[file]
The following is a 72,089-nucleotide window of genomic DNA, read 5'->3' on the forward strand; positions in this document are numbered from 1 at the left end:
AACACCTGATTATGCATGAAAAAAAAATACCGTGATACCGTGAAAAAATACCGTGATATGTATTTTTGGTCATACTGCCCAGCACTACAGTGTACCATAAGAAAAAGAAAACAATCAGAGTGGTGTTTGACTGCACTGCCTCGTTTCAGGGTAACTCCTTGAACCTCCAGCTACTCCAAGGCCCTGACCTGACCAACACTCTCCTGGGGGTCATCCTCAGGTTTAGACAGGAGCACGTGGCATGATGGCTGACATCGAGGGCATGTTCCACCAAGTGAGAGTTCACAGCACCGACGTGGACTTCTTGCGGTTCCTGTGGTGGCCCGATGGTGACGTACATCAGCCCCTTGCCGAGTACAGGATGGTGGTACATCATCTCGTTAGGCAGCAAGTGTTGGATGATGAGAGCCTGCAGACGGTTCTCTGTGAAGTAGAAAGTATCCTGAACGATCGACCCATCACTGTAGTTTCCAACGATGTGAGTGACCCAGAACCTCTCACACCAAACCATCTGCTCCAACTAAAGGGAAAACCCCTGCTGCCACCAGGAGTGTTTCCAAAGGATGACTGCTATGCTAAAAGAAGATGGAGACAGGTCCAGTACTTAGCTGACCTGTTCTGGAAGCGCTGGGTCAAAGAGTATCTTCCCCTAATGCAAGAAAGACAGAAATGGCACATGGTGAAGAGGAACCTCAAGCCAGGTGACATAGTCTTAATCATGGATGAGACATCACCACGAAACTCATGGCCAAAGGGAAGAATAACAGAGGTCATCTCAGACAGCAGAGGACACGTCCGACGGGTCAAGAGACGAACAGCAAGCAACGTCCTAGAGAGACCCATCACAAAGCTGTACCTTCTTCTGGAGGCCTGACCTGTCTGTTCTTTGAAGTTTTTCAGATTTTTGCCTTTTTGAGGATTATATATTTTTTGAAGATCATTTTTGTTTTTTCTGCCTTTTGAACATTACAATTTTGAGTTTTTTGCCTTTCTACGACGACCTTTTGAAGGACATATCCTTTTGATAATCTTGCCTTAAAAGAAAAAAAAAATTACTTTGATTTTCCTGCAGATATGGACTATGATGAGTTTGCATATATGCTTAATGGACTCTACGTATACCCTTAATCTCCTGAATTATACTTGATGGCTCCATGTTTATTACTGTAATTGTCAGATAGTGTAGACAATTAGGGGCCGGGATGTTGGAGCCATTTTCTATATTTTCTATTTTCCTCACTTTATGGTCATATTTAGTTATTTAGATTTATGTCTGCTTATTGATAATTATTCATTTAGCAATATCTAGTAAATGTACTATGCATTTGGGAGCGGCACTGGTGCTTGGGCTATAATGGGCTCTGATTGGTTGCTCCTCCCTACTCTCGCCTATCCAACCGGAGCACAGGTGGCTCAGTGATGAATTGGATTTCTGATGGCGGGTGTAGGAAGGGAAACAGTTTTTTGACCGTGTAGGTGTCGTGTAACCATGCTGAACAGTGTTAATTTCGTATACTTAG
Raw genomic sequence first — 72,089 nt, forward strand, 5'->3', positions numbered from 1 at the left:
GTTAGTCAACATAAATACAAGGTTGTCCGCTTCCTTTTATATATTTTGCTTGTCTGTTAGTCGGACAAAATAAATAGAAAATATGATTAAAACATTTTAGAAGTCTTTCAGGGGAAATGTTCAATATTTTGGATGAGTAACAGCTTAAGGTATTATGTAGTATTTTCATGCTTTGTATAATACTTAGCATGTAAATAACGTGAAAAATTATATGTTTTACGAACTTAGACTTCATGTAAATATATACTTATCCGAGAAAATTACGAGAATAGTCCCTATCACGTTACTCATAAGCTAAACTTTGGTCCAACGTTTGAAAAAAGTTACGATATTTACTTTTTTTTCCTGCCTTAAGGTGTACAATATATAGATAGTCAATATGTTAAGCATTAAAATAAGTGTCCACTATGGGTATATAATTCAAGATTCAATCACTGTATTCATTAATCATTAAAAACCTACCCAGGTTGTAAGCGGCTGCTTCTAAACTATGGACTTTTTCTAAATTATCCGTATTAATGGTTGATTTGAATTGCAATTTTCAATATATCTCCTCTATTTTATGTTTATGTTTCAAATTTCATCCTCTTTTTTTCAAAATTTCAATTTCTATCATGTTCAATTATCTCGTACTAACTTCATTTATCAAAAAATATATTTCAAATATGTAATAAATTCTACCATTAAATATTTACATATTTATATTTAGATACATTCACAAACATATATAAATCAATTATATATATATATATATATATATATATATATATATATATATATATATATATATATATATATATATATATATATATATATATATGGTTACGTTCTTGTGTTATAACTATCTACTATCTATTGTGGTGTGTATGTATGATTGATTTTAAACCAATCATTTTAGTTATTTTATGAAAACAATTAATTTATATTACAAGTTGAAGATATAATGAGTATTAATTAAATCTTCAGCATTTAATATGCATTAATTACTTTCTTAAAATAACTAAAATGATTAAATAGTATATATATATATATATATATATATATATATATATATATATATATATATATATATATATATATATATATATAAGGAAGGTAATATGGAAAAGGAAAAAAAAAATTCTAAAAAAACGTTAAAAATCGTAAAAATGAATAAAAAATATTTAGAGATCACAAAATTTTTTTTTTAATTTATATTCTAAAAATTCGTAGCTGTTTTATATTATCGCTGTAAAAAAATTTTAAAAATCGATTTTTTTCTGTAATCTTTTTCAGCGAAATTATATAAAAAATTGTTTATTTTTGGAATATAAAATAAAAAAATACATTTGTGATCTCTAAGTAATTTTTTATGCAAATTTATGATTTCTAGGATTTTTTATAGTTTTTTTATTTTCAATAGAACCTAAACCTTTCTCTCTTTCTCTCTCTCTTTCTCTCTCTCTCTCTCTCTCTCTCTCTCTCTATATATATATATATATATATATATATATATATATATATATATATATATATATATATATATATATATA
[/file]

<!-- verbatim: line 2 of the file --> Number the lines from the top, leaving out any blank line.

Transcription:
AACACCTGATTATGCATGAAAAAAAAATACCGTGATACCGTGAAAAAATACCGTGATATGTATTTTTGGTCATACTGCCCAGCACTACAGTGTACCATAAGAAAAAGAAAACAATCAGAGTGGTGTTTGACTGCACTGCCTCGTTTCAGGGTAACTCCTTGAACCTCCAGCTACTCCAAGGCCCTGACCTGACCAACACTCTCCTGGGGGTCATCCTCAGGTTTAGACAGGAGCACGTGGCATGATGGCTGACATCGAGGGCATGTTCCACCAAGTGAGAGTTCACAGCACCGACGTGGACTTCTTGCGGTTCCTGTGGTGGCCCGATGGTGACGTACATCAGCCCCTTGCCGAGTACAGGATGGTGGTACATCATCTCGTTAGGCAGCAAGTGTTGGATGATGAGAGCCTGCAGACGGTTCTCTGTGAAGTAGAAAGTATCCTGAACGATCGACCCATCACTGTAGTTTCCAACGATGTGAGTGACCCAGAACCTCTCACACCAAACCATCTGCTCCAACTAAAGGGAAAACCCCTGCTGCCACCAGGAGTGTTTCCAAAGGATGACTGCTATGCTAAAAGAAGATGGAGACAGGTCCAGTACTTAGCTGACCTGTTCTGGAAGCGCTGGGTCAAAGAGTATCTTCCCCTAATGCAAGAAAGACAGAAATGGCACATGGTGAAGAGGAACCTCAAGCCAGGTGACATAGTCTTAATCATGGATGAGACATCACCACGAAACTCATGGCCAAAGGGAAGAATAACAGAGGTCATCTCAGACAGCAGAGGACACGTCCGACGGGTCAAGAGACGAACAGCAAGCAACGTCCTAGAGAGACCCATCACAAAGCTGTACCTTCTTCTGGAGGCCTGACCTGTCTGTTCTTTGAAGTTTTTCAGATTTTTGCCTTTTTGAGGATTATATATTTTTTGAAGATCATTTTTGTTTTTTCTGCCTTTTGAACATTACAATTTTGAGTTTTTTGCCTTTCTACGACGACCTTTTGAAGGACATATCCTTTTGATAATCTTGCCTTAAAAGAAAAAAAAAATTACTTTGATTTTCCTGCAGATATGGACTATGATGAGTTTGCATATATGCTTAATGGACTCTACGTATACCCTTAATCTCCTGAATTATACTTGATGGCTCCATGTTTATTACTGTAATTGTCAGATAGTGTAGACAATTAGGGGCCGGGATGTTGGAGCCATTTTCTATATTTTCTATTTTCCTCACTTTATGGTCATATTTAGTTATTTAGATTTATGTCTGCTTATTGATAATTATTCATTTAGCAATATCTAGTAAATGTACTATGCATTTGGGAGCGGCACTGGTGCTTGGGCTATAATGGGCTCTGATTGGTTGCTCCTCCCTACTCTCGCCTATCCAACCGGAGCACAGGTGGCTCAGTGATGAATTGGATTTCTGATGGCGGGTGTAGGAAGGGAAACAGTTTTTTGACCGTGTAGGTGTCGTGTAACCATGCTGAACAGTGTTAATTTCGTATACTTAG